Stafne bone cavities, also known as Stafne bone cyst, static bone cavity of the mandible, or lingual salivary gland inclusion defect, are cortical defects near the angle of the mandible below the mandibular canal. It is usually an incidental finding and represents a depression in the medial aspect of the mandible filled by part of the submandibular gland or adjacent fat.
Strictly speaking, it is not a cyst since it does not contain any fluid. Therefore, the term Stafne bone cavity is preferred 2.
Stafne cysts are most frequently seen in middle-aged men. The estimated prevalence ranges around 0.10-0.48% 2.
Stafne cysts are thought to result from remodeling of the bone by adjacent salivary tissue and have been noted to regress following resection of the gland nearby.
They generally appear in the area between the mandibular first molar and the mandibular angle 6.
The Stafne defect tends to not increase in size or change in radiographic appearance over time (hence the term "static bone cyst"), and this can be used to help confirm the diagnosis.
Plain radiograph and CT
Stafne's defect is usually discovered by chance during routine dental radiography. Radiographically, it is a well-circumscribed, monolocular, round, radiolucent defect, 1-3 cm in size, usually between the inferior alveolar nerve and the inferior border of the posterior mandible between the molars and the angle of the jaw. The radiolucent defect may be superimposed on the lower anterior teeth and be mistaken for an odontogenic lesion. Sometimes the defect may interrupt the contour of the lower border of the mandible and may be palpable.
CT will show a shallow defect through the medial cortex of the mandible with a corticated rim and no soft tissue abnormalities, with the exception of a portion of the submandibular gland herniating into the defect.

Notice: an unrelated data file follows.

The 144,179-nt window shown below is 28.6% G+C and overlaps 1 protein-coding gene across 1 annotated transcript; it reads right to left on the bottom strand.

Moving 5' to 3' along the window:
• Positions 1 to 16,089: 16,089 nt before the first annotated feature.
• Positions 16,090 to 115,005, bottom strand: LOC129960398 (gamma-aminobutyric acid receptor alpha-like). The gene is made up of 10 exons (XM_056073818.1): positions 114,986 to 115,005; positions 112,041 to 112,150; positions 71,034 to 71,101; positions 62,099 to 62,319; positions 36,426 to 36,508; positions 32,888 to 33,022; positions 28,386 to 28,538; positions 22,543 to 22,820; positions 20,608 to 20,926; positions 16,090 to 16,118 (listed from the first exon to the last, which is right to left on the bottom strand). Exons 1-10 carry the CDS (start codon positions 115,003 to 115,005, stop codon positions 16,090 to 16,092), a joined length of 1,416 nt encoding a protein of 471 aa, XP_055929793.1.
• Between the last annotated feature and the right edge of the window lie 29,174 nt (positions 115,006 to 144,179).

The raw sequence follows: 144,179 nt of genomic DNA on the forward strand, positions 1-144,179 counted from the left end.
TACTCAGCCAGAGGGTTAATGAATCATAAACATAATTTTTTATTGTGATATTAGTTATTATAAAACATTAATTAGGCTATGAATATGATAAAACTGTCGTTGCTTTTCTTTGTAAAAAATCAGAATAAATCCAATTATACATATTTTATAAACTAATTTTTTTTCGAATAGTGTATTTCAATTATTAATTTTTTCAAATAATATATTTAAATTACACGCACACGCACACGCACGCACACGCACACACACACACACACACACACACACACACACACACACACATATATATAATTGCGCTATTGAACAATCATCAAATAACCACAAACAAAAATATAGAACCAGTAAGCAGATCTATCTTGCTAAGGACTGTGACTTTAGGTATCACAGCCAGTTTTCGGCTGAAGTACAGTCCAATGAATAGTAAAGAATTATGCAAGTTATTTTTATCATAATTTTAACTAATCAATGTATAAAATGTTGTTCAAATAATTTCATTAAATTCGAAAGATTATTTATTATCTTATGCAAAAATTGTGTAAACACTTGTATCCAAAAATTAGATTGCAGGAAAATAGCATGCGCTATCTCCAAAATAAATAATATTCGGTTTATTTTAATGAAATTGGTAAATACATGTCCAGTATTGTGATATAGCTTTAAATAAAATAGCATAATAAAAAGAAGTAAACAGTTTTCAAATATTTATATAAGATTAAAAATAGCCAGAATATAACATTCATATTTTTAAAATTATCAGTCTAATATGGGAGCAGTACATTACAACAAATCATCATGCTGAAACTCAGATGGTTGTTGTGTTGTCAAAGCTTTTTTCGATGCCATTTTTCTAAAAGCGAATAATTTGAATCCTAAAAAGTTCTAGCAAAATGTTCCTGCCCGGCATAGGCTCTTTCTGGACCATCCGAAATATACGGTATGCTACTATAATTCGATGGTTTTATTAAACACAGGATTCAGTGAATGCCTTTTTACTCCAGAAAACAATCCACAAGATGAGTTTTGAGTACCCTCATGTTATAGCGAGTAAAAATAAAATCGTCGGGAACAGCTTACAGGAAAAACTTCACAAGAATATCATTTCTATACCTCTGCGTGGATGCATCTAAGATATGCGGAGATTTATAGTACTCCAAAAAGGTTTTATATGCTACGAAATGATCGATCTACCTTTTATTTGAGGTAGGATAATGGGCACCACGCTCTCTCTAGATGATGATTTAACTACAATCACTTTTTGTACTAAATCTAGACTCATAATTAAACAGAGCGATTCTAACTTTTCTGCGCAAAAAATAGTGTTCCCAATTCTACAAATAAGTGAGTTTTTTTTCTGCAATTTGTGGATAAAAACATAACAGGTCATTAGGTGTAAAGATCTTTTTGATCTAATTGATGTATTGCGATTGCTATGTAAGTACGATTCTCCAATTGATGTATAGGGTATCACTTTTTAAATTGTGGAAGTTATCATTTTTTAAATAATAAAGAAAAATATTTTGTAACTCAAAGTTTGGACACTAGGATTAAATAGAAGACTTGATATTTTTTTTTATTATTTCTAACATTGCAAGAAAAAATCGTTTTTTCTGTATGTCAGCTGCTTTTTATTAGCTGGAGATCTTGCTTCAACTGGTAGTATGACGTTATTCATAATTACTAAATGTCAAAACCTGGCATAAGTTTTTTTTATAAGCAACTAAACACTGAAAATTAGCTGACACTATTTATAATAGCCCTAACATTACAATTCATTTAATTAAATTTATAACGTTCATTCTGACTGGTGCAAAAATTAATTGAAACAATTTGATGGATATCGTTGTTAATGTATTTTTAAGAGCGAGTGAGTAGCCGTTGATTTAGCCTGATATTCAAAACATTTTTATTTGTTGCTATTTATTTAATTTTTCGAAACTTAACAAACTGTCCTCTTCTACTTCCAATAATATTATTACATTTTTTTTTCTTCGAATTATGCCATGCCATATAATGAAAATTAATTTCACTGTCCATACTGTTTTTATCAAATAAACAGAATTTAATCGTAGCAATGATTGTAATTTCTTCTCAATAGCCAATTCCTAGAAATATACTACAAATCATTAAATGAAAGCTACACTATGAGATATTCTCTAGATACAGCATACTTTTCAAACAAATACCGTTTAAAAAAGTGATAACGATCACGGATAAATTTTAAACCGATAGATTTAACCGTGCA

Sialography may be sometimes used to help demonstrate the salivary gland tissue within the bone.
MRI can delineate the continuation of the submandibular gland into the mandibular defect as an alternative to CT.
It should not be confused with other lytic lesions of the jaw.
History and etymology
They are named after Edward C Stafne an American dentist (1894-1981).
- 1. Dunfee BL, Sakai O, Pistey R et-al. Radiologic and Pathologic Characteristics of Benign and Malignant Lesions of the Mandible1. Radiographics. 2006;26 (6): 1751-1768. Radiographics (full text) - doi:10.1148/rg.266055189 - Pubmed citation
- 2. Branstetter BF, Weissman JL, Kaplan SB. Imaging of a Stafne bone cavity: what MR adds and why a new name is needed. AJNR Am J Neuroradiol. 1999;20 (4): 587-9. AJNR Am J Neuroradiol (full text) - Pubmed citation
- 3. Scholl RJ, Kellett HM, Neumann DP et-al. Cysts and cystic lesions of the mandible: clinical and radiologic-histopathologic review. Radiographics. 1999;19 (5): 1107-24. Radiographics (full text) - Pubmed citation
- 4. Shimizu M, Osa N, Okamura K et-al. CT analysis of the Stafne's bone defects of the mandible. Dentomaxillofac Radiol. 2006;35 (2): 95-102. Dentomaxillofac Radiol (full text) - doi:10.1259/dmfr/71115878 - Pubmed citation
- 5. Turkoglu K, Orhan K. Stafne bone cavity in the anterior mandible. J Craniofac Surg. 2010;21 (6): 1769-75. doi:10.1097/SCS.0b013e3181f40347 - Pubmed citation
- 6. Katz J, Chaushu G, Rotstein I. Stafne's bone cavity in the anterior mandible: a possible diagnostic challenge. J Endod. 2001;27 (4): 304-7. doi:10.1097/00004770-200104000-00020 - Pubmed citation
- 7. Campos PS, Panella J, Crusoé-Rebello IM et-al. Mandibular ramus-related Stafne's bone cavity. Dentomaxillofac Radiol. 2004;33 (1): 63-6. Pubmed citation
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